Hear Queen Elizabeth II Give Her Very First Speech to the British People, During World War II (1940)

“Her Majesty’s a pret­ty nice girl, but she does­n’t have a lot to say,” sings Paul McCart­ney on the Bea­t­les’ “Her Majesty.” That com­ic song clos­es Abbey Road, the last album the band ever record­ed, and thus puts a cap on their brief but won­drous cul­tur­al reign. In 2002 McCart­ney played the song again, in front of Queen Eliz­a­beth II her­self as part of her Gold­en Jubilee cel­e­bra­tions. Ear­li­er this year her Plat­inum Jubilee marked a full 70 years on the throne, but now — 53 years after that cheeky trib­ute on Abbey Road — Her Majesty’s own reign has drawn to a close with her death at the age of 96. She’d been Queen since 1953, but she’d been a British icon since at least the Sec­ond World War.

In Octo­ber 1940, at the height of the Blitz, Prime Min­is­ter Win­ston Churchill asked King George VI to allow his daugh­ter, the four­teen-year-old Princess Eliz­a­beth, to make a morale-boost­ing speech on the radio. Record­ed in Wind­sor Cas­tle after intense prepa­ra­tion and then broad­cast on the BBC’s Chil­dren’s Hour, it was osten­si­bly addressed to the young peo­ple of Britain and its empire.

“Evac­u­a­tion of chil­dren in Britain from the cities to the coun­try­side start­ed in Sep­tem­ber 1939,” says BBC.com, with ulti­mate des­ti­na­tions as far away as Cana­da. “It is not dif­fi­cult for us to pic­ture the sort of life you are all lead­ing, and to think of all the new sights you must be see­ing and the adven­tures you must be hav­ing,” Princess Eliz­a­beth tells them. “But I am sure that you, too, are often think­ing of the old coun­try.”

In the event, mil­lions of young and old around the world heard the broad­cast, which arguably served Churchill’s own goal of encour­ag­ing Amer­i­can par­tic­i­pa­tion in the war. But it also gave Britons a pre­view of the dig­ni­ty and forth­right­ness of the woman who would become their Queen, and remain so for an unprece­dent­ed sev­en decades. As Paul McCart­ney implied, Queen Eliz­a­beth II turned out not to be giv­en to pro­longed flights of rhetoric. But though she may not have had a lot to say, she invari­ably spoke in pub­lic at the prop­er moment, in the prop­er words, and with the prop­er man­ner. Today one won­ders whether this admirable per­son­al qual­i­ty, already in short sup­ply among mod­ern rulers, has­n’t van­ished entire­ly.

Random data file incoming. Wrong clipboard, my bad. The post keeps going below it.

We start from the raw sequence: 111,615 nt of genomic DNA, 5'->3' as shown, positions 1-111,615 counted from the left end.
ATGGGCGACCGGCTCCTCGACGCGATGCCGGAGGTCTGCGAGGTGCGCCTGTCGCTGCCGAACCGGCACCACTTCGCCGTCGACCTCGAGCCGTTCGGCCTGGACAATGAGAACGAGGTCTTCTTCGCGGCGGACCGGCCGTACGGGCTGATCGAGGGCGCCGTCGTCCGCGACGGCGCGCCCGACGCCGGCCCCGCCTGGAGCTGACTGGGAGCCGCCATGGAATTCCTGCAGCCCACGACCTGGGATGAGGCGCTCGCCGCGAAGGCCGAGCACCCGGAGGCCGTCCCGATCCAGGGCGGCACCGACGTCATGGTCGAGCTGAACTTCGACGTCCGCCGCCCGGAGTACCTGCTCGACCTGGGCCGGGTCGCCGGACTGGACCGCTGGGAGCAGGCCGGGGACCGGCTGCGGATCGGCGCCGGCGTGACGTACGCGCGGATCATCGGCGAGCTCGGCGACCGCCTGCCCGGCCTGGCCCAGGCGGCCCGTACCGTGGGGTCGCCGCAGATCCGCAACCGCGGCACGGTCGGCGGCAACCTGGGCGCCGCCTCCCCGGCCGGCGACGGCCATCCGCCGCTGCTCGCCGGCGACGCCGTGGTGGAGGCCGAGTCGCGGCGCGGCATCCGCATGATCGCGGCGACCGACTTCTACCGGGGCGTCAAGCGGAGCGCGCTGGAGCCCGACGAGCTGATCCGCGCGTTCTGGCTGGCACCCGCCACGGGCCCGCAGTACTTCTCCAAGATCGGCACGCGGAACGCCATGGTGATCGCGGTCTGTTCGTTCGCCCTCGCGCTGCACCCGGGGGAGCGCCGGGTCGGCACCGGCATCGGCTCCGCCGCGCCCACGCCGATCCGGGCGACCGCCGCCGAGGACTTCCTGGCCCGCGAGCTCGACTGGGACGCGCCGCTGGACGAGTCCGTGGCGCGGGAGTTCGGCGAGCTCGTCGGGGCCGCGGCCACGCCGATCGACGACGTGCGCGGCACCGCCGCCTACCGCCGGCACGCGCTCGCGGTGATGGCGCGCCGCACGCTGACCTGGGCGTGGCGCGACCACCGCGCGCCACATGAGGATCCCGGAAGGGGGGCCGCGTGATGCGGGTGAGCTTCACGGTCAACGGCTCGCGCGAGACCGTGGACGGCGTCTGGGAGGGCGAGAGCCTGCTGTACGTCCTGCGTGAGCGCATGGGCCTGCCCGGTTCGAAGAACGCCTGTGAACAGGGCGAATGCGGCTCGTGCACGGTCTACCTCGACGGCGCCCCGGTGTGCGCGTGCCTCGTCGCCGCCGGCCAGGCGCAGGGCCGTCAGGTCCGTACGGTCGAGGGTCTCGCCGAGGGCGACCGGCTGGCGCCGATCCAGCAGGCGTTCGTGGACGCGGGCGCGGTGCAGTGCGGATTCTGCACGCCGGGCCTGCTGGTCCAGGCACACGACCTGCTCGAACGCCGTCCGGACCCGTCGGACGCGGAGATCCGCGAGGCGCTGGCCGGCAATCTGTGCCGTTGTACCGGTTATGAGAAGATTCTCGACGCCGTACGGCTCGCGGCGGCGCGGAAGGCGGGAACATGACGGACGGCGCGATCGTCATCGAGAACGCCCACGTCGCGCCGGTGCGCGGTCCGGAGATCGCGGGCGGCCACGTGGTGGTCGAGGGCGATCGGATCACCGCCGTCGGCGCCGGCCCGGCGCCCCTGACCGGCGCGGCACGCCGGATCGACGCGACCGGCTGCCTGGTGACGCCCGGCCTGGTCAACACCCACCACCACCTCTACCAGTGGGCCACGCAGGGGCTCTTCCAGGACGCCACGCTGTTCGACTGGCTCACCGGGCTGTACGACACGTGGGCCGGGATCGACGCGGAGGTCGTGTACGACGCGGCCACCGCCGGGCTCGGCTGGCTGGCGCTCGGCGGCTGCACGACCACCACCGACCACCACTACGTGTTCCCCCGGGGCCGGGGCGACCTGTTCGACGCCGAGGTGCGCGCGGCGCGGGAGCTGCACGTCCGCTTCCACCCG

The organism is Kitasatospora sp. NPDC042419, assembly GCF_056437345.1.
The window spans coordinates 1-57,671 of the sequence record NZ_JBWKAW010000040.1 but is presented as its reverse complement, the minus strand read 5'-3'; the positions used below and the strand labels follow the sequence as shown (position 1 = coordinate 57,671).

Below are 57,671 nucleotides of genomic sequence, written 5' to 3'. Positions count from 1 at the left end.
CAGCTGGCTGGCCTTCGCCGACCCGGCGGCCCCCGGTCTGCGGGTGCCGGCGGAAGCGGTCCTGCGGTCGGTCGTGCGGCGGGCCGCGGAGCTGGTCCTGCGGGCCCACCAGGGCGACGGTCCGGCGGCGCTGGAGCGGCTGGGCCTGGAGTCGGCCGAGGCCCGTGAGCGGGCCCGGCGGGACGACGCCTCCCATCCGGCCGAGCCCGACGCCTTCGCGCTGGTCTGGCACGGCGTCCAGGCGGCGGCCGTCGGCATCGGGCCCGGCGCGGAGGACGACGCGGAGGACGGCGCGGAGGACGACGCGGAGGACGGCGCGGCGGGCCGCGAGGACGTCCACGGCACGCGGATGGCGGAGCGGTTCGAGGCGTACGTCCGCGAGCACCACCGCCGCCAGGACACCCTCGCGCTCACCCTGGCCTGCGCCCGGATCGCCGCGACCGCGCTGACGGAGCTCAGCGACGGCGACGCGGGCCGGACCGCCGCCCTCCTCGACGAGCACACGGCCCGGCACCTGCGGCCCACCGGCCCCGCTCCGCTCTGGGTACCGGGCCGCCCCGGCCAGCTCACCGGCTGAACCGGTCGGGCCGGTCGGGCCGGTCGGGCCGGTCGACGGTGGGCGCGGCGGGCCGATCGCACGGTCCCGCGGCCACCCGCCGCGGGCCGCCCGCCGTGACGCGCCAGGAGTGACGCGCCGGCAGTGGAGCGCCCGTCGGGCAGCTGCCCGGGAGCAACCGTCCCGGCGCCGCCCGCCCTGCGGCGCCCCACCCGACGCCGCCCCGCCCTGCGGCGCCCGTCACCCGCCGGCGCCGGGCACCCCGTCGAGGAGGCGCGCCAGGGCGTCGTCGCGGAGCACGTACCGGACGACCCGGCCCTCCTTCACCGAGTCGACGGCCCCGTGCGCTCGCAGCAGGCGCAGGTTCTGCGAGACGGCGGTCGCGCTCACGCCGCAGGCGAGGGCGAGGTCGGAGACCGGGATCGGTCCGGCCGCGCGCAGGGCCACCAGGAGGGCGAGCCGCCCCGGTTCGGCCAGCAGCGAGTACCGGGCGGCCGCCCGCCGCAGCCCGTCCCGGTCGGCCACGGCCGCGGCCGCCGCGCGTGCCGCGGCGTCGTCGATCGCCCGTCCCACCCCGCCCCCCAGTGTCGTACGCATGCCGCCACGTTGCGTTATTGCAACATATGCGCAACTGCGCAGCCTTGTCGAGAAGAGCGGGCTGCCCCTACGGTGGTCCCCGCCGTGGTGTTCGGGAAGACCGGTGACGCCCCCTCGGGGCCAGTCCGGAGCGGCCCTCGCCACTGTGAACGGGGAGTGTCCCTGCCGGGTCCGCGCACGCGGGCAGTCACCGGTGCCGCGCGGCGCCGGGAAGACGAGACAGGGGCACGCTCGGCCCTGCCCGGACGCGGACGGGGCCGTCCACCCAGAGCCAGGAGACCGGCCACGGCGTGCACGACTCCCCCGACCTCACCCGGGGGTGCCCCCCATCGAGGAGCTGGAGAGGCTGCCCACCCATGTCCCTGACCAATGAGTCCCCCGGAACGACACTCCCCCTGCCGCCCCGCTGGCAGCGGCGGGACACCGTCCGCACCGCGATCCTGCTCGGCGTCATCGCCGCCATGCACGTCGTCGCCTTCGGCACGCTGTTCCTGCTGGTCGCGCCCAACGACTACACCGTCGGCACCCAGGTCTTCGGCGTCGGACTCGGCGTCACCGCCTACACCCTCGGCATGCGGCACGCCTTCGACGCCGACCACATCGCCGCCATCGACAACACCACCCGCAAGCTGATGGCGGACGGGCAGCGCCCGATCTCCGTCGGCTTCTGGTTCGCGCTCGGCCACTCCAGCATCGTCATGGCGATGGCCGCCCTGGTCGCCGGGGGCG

Relat­ed con­tent:

Win­ston Churchill Prais­es the Virtue of “Brevi­ty” in Mem­os to His Staff: Con­cise Writ­ing Leads to Clear­er Think­ing

How to Behave in a British Pub: A World War II Train­ing Film from 1943, Fea­tur­ing Burgess Mered­ith

Watch Col­orized 1940s Footage of Lon­don after the Blitz: Scenes from Trafal­gar Square, Pic­cadil­ly Cir­cus, Buck­ing­ham Palace & More

Win­ston Churchill’s List of Tips for Sur­viv­ing a Ger­man Inva­sion: See the Nev­er-Dis­trib­uted Doc­u­ment (1940)

Watch Annie Lei­bovitz Pho­to­graph and Get Scold­ed by Queen Eliz­a­beth: “What Do You Think This Is?”

Based in Seoul, Col­in Mar­shall writes and broad­casts on cities, lan­guage, and cul­ture. His projects include the Sub­stack newslet­ter Books on Cities, the book The State­less City: a Walk through 21st-Cen­tu­ry Los Ange­les and the video series The City in Cin­e­ma. Fol­low him on Twit­ter at @colinmarshall, on Face­book, or on Insta­gram.

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  • Harry says:

    Some con­tent around how the Roy­al fam­i­ly have acquired all their finances would be inter­est­ing.

    The Queen was exempt­ed from the 2017 Cul­tur­al Prop­er­ty (Armed Con­flicts) Act, a law that seeks to pre­vent the destruc­tion of cul­tur­al her­itage, such as archae­o­log­i­cal sites, works of art and impor­tant books, in future wars. This means police are barred from search­ing the Queen’s pri­vate estates for stolen or loot­ed artefacts.[57]


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